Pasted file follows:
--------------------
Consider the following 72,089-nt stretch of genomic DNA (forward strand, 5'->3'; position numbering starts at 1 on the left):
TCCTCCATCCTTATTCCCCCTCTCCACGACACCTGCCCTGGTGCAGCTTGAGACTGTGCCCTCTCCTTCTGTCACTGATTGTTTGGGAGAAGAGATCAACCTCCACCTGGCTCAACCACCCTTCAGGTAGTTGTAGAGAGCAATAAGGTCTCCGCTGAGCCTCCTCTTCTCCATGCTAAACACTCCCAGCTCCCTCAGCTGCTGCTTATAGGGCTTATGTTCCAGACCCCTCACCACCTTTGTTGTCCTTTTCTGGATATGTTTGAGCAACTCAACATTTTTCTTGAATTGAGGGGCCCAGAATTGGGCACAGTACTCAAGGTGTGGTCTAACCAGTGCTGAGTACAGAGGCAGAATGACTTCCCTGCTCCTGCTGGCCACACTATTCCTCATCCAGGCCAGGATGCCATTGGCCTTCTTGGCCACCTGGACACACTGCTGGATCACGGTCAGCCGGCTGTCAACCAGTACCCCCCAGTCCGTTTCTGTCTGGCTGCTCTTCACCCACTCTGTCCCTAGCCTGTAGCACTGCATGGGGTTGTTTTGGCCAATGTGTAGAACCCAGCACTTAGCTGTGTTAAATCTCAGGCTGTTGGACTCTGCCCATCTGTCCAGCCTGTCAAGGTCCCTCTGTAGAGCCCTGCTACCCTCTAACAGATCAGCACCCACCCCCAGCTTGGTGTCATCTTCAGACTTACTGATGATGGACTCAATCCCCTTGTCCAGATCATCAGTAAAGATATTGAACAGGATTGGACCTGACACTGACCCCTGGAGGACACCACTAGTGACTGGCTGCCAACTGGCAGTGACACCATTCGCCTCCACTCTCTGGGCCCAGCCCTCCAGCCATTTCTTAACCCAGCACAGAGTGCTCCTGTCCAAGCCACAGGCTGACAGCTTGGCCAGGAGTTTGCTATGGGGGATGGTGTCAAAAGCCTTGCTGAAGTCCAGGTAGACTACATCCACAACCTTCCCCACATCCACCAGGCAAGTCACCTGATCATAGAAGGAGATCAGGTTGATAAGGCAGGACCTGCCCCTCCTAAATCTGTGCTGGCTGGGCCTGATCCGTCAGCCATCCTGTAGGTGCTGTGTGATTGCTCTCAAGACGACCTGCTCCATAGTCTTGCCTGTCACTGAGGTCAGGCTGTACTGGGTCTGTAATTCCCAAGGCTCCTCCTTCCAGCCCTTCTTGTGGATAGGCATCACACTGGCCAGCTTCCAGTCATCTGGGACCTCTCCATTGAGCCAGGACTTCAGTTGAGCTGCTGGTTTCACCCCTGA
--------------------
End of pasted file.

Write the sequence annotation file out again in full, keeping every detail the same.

Consider the following 72,089-nt stretch of genomic DNA (forward strand, 5'->3'; position numbering starts at 1 on the left):
TCCTCCATCCTTATTCCCCCTCTCCACGACACCTGCCCTGGTGCAGCTTGAGACTGTGCCCTCTCCTTCTGTCACTGATTGTTTGGGAGAAGAGATCAACCTCCACCTGGCTCAACCACCCTTCAGGTAGTTGTAGAGAGCAATAAGGTCTCCGCTGAGCCTCCTCTTCTCCATGCTAAACACTCCCAGCTCCCTCAGCTGCTGCTTATAGGGCTTATGTTCCAGACCCCTCACCACCTTTGTTGTCCTTTTCTGGATATGTTTGAGCAACTCAACATTTTTCTTGAATTGAGGGGCCCAGAATTGGGCACAGTACTCAAGGTGTGGTCTAACCAGTGCTGAGTACAGAGGCAGAATGACTTCCCTGCTCCTGCTGGCCACACTATTCCTCATCCAGGCCAGGATGCCATTGGCCTTCTTGGCCACCTGGACACACTGCTGGATCACGGTCAGCCGGCTGTCAACCAGTACCCCCCAGTCCGTTTCTGTCTGGCTGCTCTTCACCCACTCTGTCCCTAGCCTGTAGCACTGCATGGGGTTGTTTTGGCCAATGTGTAGAACCCAGCACTTAGCTGTGTTAAATCTCAGGCTGTTGGACTCTGCCCATCTGTCCAGCCTGTCAAGGTCCCTCTGTAGAGCCCTGCTACCCTCTAACAGATCAGCACCCACCCCCAGCTTGGTGTCATCTTCAGACTTACTGATGATGGACTCAATCCCCTTGTCCAGATCATCAGTAAAGATATTGAACAGGATTGGACCTGACACTGACCCCTGGAGGACACCACTAGTGACTGGCTGCCAACTGGCAGTGACACCATTCGCCTCCACTCTCTGGGCCCAGCCCTCCAGCCATTTCTTAACCCAGCACAGAGTGCTCCTGTCCAAGCCACAGGCTGACAGCTTGGCCAGGAGTTTGCTATGGGGGATGGTGTCAAAAGCCTTGCTGAAGTCCAGGTAGACTACATCCACAACCTTCCCCACATCCACCAGGCAAGTCACCTGATCATAGAAGGAGATCAGGTTGATAAGGCAGGACCTGCCCCTCCTAAATCTGTGCTGGCTGGGCCTGATCCGTCAGCCATCCTGTAGGTGCTGTGTGATTGCTCTCAAGACGACCTGCTCCATAGTCTTGCCTGTCACTGAGGTCAGGCTGTACTGGGTCTGTAATTCCCAAGGCTCCTCCTTCCAGCCCTTCTTGTGGATAGGCATCACACTGGCCAGCTTCCAGTCATCTGGGACCTCTCCATTGAGCCAGGACTTCAGTTGAGCTGCTGGTTTCACCCCTGA